Our Irish whiskey education series kicks off with a style of whiskey that is completely unique to Ireland: single pot still whiskey.
The Americans have bourbon, Scotch is the spiritual home of single malt and in Ireland, there is a whiskey that can only be made there: single pot still. The signature flavour of Irish whiskey, it’s unique for being made from unmalted as well as malted barley.
The unmalted barley is the essential ingredient, the outlier addition that provides a distinct creamy mouth feel as well as nutty, oily, spicy flavours. Taste a single pot still Irish whiskey and you’ll unmistakably know every time.
The Irish Whiskey Technical File established in 2014 dictates that a single pot still whiskey must be made from a mash bill of non-peated malted and unmalted barley to a minimum of 30% each, with the option to contain up to 5% of other cereals like oats, wheat, and/or rye added if required. It can also only be made in Ireland.
Why unmalted barley?
You hardly ever see unmalted barley in whiskey production and there’s a practical reason for this. To do some technical mumbo jumbo for a moment, barley is a complex carbohydrate. That means that in order to access the glucose that you’ll convert into alcohol, you need enzymes to break down the proteins around the starch and these are created by the malting process. Unmalted barley can’t produce alcohol on its own. So why have it at all?
It’s difficult to know exactly when unmalted barley became a feature in Irish whiskey. The introduction of a malt tax in 1785 was a pivotal moment. Using unmalted cereals in their mash bills meant distillers reduced the amount of duty they paid, so there was a clear incentive. However, the history of pot still is more complex than excise avoidance, and we know that Irish whiskey makers understood the impact unmalted barley had on complexity and texture before the malt tax was introduced.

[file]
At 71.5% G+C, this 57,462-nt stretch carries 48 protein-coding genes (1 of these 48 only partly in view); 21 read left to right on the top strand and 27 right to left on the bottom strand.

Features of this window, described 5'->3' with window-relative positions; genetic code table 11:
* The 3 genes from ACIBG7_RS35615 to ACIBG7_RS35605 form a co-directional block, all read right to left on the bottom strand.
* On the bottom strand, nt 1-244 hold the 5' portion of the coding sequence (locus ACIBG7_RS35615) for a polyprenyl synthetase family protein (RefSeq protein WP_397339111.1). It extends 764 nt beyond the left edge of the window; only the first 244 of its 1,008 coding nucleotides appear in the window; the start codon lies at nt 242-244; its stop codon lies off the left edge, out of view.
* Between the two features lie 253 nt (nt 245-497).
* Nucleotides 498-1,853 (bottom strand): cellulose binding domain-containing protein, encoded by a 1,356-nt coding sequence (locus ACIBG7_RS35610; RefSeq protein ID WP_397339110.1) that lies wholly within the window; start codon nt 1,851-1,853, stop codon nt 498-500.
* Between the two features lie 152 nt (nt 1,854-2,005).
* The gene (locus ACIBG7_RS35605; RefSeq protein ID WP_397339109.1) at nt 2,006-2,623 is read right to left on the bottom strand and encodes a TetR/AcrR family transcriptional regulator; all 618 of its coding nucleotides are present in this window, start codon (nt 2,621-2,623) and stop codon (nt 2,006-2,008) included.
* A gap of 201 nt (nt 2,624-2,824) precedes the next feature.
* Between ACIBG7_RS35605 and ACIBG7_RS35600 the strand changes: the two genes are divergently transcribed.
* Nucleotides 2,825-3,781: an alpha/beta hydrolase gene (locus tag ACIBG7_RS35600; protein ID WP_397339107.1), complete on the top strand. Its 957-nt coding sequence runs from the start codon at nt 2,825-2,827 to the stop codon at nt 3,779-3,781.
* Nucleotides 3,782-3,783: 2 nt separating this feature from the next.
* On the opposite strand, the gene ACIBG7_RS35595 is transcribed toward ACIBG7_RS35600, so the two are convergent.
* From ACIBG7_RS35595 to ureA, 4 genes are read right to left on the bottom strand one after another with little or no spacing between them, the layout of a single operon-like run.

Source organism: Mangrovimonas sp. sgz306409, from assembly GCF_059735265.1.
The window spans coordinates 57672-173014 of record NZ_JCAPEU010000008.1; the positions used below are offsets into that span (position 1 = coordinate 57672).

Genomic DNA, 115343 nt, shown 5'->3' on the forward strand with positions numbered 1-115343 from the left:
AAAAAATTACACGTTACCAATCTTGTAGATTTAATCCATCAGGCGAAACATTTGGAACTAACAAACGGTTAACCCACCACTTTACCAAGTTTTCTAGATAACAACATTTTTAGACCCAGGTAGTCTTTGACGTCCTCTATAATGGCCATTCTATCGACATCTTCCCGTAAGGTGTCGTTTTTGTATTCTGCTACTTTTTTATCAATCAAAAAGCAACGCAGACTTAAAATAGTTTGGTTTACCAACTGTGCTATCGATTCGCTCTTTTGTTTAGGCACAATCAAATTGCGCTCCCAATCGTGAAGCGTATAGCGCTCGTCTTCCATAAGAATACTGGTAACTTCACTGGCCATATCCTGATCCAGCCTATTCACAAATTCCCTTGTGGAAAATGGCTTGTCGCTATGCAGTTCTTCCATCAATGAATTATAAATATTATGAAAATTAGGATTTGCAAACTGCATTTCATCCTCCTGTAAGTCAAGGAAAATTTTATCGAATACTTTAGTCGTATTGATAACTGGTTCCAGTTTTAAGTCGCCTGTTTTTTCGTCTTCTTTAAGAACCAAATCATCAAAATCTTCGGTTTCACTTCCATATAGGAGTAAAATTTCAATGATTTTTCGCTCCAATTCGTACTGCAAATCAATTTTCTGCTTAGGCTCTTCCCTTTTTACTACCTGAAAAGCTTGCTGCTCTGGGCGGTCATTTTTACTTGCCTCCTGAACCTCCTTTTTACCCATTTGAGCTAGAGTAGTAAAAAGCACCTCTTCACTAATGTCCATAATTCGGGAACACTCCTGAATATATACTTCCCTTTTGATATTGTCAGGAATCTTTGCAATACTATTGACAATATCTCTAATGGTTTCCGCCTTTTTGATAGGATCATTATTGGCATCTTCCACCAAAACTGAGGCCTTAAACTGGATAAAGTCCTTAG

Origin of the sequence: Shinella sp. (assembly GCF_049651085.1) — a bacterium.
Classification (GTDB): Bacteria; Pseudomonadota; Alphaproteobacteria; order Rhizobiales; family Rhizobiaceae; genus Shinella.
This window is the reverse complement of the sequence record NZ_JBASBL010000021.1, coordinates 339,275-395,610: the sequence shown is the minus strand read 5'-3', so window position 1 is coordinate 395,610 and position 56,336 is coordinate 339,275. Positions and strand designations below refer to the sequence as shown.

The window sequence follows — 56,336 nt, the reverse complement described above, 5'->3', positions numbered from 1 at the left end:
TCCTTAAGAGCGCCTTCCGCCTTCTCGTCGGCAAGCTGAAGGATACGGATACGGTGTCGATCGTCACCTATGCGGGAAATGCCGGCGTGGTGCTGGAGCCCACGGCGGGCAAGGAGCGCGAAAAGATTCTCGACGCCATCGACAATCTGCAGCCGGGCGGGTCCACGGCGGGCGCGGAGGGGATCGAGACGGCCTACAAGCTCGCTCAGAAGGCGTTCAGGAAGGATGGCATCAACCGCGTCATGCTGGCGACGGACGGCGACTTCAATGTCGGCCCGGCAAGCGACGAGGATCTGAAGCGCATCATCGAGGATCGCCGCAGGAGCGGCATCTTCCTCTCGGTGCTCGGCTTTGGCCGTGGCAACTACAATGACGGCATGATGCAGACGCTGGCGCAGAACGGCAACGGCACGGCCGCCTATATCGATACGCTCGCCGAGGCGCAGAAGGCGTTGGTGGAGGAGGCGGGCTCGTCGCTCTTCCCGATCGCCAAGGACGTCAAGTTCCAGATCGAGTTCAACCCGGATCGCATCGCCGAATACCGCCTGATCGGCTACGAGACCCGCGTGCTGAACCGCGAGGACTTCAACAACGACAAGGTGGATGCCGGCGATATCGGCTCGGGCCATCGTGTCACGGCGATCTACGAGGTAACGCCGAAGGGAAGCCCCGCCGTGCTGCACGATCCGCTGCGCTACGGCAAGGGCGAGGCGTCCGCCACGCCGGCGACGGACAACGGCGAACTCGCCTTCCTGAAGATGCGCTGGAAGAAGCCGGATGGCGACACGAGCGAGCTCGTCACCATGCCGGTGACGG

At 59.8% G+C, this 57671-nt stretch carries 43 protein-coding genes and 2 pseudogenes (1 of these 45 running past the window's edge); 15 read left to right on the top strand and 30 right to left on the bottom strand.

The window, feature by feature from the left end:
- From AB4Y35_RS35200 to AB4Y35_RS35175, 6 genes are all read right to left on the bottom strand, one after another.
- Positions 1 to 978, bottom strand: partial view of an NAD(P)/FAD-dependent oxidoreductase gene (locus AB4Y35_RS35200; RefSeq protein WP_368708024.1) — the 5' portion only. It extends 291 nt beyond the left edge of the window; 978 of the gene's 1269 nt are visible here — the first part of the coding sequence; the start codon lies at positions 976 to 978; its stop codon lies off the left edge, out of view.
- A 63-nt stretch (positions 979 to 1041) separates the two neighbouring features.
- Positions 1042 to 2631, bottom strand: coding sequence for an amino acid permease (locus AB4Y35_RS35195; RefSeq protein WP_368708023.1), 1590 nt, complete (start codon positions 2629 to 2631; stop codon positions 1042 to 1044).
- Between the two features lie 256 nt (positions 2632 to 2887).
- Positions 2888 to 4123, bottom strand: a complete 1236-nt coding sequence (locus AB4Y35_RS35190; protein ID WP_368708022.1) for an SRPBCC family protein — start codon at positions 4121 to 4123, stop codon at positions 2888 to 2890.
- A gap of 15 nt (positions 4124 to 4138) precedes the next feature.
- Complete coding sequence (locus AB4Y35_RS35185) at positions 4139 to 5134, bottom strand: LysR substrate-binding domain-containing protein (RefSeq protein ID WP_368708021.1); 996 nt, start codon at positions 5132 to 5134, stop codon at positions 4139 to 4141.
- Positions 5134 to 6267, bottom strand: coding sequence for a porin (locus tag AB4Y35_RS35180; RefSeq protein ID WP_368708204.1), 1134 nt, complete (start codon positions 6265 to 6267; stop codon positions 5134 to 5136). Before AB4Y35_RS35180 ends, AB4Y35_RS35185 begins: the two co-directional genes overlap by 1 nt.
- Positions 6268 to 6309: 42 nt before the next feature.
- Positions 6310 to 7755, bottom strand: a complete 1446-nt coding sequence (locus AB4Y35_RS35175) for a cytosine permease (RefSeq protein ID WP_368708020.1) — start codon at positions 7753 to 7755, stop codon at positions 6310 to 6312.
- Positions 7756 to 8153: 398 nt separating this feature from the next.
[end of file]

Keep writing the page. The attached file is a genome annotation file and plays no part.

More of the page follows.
The power of pot still
Throughout the 19th century, Irish whiskey was a world leader in spirits. Pot still was regarded with the status single malt enjoys today, favoured by those who drank Champagne and Cognac, reserved for special occasions, and in demand as far and wide as China, Uruguay, and India.
With the decline of Irish whiskey’s popularity throughout the 20th century, examples of pot still whiskey became increasingly few and far between. The demand for its bold, complex style diminished to the extent that Jameson Irish whiskey stopped being a full pot still whiskey and instead became an accessible blend in 1968.
The candle never truly blew out, however, and over the last few decades single pot still brands like Redbreast and Spot whiskey have grown and today the style is made at distilleries up and down the country at the likes of Bushmills, Tullamore DEW, Teeling, and more.
Today, there are proposals in place to adjust the technical file and allow more of the other grains to move more in line with historic mash bills. This demonstrates the passion Irish whiskey producers have for this geographically protected, unique style of whiskey and the potential they see in it. It’s a part of Irish distilling heritage and there’s no better time to acquaint yourself with it than St. Patrick’s Day. Sláinte!